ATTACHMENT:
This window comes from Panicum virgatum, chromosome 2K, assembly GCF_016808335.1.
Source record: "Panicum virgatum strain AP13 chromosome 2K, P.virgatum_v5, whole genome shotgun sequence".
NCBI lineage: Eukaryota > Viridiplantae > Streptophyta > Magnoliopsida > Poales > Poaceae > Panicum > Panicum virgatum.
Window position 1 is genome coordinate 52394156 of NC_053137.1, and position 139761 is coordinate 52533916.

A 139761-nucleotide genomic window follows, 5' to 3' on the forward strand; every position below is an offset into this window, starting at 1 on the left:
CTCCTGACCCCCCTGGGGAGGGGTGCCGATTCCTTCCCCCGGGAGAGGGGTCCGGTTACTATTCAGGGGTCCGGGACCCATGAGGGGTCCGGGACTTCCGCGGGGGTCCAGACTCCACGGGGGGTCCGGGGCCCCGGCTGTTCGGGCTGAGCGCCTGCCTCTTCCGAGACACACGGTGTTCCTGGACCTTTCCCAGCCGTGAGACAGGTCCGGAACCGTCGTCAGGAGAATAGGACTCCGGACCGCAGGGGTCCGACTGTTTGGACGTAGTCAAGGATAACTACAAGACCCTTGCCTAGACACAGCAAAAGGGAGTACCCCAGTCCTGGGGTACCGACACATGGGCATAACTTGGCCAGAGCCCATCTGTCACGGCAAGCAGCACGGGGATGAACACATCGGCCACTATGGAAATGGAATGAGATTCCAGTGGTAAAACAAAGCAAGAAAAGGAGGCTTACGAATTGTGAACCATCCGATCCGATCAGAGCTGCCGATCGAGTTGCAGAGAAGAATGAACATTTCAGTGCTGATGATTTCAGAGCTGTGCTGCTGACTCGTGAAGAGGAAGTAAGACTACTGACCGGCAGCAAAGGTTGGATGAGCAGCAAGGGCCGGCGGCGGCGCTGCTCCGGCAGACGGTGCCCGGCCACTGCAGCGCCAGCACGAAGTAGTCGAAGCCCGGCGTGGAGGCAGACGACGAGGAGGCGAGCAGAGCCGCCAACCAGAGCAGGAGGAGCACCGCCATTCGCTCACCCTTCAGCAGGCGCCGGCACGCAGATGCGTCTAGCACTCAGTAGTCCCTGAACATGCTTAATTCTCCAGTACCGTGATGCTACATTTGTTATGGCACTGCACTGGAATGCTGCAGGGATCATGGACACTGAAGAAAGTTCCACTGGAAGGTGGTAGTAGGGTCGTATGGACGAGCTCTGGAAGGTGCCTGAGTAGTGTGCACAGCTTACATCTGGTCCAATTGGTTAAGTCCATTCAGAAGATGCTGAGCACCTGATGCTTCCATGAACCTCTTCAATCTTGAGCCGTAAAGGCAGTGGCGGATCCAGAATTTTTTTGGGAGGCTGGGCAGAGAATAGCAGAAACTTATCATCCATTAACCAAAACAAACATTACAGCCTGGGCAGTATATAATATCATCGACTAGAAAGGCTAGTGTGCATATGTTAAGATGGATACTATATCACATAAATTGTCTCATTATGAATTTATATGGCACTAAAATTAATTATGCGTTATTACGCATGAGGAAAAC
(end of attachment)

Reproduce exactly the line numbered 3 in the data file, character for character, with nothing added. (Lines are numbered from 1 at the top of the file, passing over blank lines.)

NCBI lineage: Eukaryota > Viridiplantae > Streptophyta > Magnoliopsida > Poales > Poaceae > Panicum > Panicum virgatum.